Contributed by Grian A. Cutanda, we see in this Hawaiian legend another strong connection between spirituality and trees.
The Gift of Kü
LOEBEL-FRIED, Caren (2002). Hawaiian Legends of the Guardian Spirits. Honolulu, HI: University of Hawai’i Press, pp. 3-10.
When the great god Kü came to the island of Hawai’i, there was much commotion in the skies to celebrate his arrival. Sharp flashes of lightning and loud cracks and rumblings of thunder filled the air. The people knew that something unusual was happening, but when he walked into their village, they did not recognize Kü as a god.
Kü lived among the people as a planter. With powerful hands, he moved huge piles of soil effortlessly, and with his long digging stick, he alone did the work of twenty. His muscular body was a deep, rich brown, attracting the attention of many women in his village. Kü met a young woman and the two fell in love. They decided to become man and wife and start a family.
Many years passed and the day came when there was a terrible famine. All of the people in the village became wretched, weak and hopeless. Kü and his wife saw that their own children were starving, but what could be done?
Kü told his wife that he could help, but he must go somewhere far away. She looked into his eyes, so full of compassion, with a heart heavier than she had ever known before. She turned to look at their children, tired and listless, and the other people in their extended family, whose shoulders slumped with hopelessness. She saw the barren fields all around them. With sorrow, she finally spoke. “Kü, I have vowed to love you no matter what happens. I will always love you, and now I must let you go.”
The family watched as Kü stood tall and erect, his feet planted firmly on the land. Gradually, he began to sink down into the ground as though the earth was swallowing him up. Soon, all that remained was the top of Kü’s head and his wife wet the soil around him with her tears. The family kept a vigil by the spot where he had buried himself, sitting through the long night, watching and waiting.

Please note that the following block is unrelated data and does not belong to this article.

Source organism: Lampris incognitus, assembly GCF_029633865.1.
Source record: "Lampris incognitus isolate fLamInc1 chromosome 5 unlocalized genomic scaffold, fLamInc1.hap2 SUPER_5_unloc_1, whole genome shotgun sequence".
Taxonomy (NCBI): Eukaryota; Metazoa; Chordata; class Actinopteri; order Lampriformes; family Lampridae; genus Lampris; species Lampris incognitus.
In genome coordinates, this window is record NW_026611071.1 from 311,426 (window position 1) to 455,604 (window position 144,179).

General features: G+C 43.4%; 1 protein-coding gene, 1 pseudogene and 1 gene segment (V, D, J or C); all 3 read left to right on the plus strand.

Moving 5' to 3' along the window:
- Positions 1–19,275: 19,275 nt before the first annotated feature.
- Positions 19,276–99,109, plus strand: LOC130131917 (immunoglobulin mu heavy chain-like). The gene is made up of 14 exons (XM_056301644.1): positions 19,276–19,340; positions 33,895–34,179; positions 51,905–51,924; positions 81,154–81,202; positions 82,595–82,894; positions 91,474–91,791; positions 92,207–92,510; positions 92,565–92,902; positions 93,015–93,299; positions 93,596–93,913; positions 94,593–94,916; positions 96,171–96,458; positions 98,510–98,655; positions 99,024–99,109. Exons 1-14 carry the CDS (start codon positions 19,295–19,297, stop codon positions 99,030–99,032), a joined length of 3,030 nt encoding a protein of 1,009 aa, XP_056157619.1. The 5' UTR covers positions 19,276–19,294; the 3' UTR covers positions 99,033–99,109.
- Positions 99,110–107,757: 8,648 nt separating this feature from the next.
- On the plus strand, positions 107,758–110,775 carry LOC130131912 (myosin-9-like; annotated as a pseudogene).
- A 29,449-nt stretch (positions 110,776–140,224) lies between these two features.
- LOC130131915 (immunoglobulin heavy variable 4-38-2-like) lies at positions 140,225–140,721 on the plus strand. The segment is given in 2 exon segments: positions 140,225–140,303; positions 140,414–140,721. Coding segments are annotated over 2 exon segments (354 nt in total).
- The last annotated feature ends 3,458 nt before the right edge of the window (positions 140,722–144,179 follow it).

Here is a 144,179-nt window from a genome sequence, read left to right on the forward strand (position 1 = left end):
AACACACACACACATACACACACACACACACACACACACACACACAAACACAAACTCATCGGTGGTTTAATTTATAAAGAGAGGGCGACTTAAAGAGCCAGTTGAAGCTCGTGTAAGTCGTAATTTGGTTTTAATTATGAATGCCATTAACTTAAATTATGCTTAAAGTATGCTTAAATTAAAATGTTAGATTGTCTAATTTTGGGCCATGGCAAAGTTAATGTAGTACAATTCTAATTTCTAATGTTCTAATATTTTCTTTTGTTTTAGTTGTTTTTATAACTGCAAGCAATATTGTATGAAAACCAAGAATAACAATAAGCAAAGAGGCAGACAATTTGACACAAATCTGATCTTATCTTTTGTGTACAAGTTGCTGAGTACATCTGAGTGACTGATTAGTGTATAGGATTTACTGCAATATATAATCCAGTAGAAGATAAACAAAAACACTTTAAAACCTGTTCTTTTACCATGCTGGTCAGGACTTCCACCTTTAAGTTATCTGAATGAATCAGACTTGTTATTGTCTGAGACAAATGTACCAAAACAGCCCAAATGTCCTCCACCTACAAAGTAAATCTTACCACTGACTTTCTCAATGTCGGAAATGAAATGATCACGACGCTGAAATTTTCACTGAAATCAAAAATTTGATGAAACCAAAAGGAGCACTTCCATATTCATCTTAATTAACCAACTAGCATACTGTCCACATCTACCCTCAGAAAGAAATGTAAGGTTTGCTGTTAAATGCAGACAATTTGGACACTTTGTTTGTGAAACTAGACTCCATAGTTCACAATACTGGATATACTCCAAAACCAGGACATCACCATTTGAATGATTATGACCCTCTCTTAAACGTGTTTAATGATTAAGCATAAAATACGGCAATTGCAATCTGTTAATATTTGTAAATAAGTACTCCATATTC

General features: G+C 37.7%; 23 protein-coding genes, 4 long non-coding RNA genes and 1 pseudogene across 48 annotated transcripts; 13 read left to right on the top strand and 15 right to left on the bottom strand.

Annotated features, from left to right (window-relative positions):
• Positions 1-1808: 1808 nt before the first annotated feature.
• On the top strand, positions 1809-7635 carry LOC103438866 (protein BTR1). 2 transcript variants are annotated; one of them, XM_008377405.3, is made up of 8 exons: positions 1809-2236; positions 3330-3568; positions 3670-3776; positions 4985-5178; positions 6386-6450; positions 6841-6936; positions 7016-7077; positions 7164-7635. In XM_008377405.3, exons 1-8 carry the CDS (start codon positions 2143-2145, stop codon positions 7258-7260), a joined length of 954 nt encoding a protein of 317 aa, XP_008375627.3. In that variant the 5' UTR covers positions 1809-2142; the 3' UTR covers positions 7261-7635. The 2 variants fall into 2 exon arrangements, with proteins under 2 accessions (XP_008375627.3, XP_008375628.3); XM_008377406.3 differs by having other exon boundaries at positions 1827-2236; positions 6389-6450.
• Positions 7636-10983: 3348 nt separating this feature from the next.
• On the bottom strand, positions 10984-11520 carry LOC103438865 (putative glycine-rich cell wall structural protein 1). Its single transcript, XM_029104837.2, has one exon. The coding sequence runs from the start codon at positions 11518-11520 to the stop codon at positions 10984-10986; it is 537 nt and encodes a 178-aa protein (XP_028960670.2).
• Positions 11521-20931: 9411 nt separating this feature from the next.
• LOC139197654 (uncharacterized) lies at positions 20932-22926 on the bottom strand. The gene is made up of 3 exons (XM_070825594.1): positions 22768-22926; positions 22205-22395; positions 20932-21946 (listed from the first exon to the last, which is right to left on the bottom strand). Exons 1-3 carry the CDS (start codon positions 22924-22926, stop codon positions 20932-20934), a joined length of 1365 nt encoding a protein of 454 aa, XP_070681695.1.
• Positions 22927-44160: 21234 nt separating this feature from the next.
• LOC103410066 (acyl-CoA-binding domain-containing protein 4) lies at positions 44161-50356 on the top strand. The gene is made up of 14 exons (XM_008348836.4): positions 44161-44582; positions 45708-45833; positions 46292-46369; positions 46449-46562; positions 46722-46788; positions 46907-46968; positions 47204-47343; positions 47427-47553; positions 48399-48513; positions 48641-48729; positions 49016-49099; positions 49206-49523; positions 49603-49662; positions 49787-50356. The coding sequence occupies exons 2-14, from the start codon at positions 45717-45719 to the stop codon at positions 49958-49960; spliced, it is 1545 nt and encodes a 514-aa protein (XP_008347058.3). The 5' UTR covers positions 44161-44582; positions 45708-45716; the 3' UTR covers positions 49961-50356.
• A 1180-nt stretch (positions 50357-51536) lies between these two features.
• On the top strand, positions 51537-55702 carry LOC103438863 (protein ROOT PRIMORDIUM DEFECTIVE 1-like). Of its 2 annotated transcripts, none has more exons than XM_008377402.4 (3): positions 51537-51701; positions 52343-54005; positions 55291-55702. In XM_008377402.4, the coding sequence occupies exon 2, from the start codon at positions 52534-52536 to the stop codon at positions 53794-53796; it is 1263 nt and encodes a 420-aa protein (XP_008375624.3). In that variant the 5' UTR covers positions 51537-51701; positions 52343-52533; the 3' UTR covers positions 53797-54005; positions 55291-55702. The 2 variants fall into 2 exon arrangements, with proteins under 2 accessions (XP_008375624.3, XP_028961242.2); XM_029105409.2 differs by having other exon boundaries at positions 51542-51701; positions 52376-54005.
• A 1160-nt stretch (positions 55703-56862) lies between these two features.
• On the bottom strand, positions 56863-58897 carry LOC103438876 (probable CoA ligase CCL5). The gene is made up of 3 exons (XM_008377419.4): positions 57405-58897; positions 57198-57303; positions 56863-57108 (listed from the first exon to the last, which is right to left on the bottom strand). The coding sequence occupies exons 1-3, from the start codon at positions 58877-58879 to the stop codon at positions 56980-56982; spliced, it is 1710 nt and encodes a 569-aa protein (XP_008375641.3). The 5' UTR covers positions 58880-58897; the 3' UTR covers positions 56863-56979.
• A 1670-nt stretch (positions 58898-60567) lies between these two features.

With the growing light of early morning, they noticed a slight shifting of the soil where Kü was buried in the earth. A tiny green shoot suddenly sprouted from the spot where Kü’s head had been. The family watched with wonder as the plant grew swiftly up and up, branching out as though reaching for every star. Thousands of shining green leaves unfurled, and soon this magnificent tree was covered with hundreds of ‘ulu, the nutritious breadfruit, swinging gracefully from strong branches.
A farmer was walking mournfully through a nearby field, when he suddenly noticed the breadfruit tree in the distance. He let out a cry and ran shouting, “Everyone! Look! Look to the field! Come and see the giant tree where none was before!” The people ran with excitement to the tree.
They found Kü’s wife sitting under the ‘ulu tree with her children standing over her and they formed a great circle around the family. Kü’s wife then heard her husband’s voice inside her head and she closed her eyes, listening. He told her, “Wife…my body is the trunk of this tree, and my arms are the branches. My hands are the leaves and my head is the fruit. The heart inside each fruit holds the memory of my words. Roast the fruit well, remove the skin, and then you and our children shall eat….”
And so she did.
But when people from the village began grabbing for ‘ulu, suddenly the entire tree was sucked swiftly back into the ground with a “swoosh”. Only when their outstretched hands were lowered did the tree grow back to its full size. A murmur was heard among the crowd, but all became quiet when it was seen that Kü spoke to his wife once again.
She heard him say, “Carefully dig up the new shoots around my trunk and share them with our ‘ohana and our extended family and friends.”
And so she did.
The people planted the sprouts all around their district. These grew just as fast as the first tree had grown, up and up, filling the sky with glistening leaves and plump, ripe fruit. Offshoots from these trees were shared with other friends and family, as well as those in the neighboring villages. The breadfruit trees flourished and soon spread across the land, and everyone had ‘ulu to eat.
The people now knew that Kü was a god and they would always give thanks to him. They would never again forget to chant the proper prayers, or make the appropriate offerings to all the gods and ancestors.
They would remember to show how grateful they were to share in the riches of the earth.
And so this was the gift of Kü.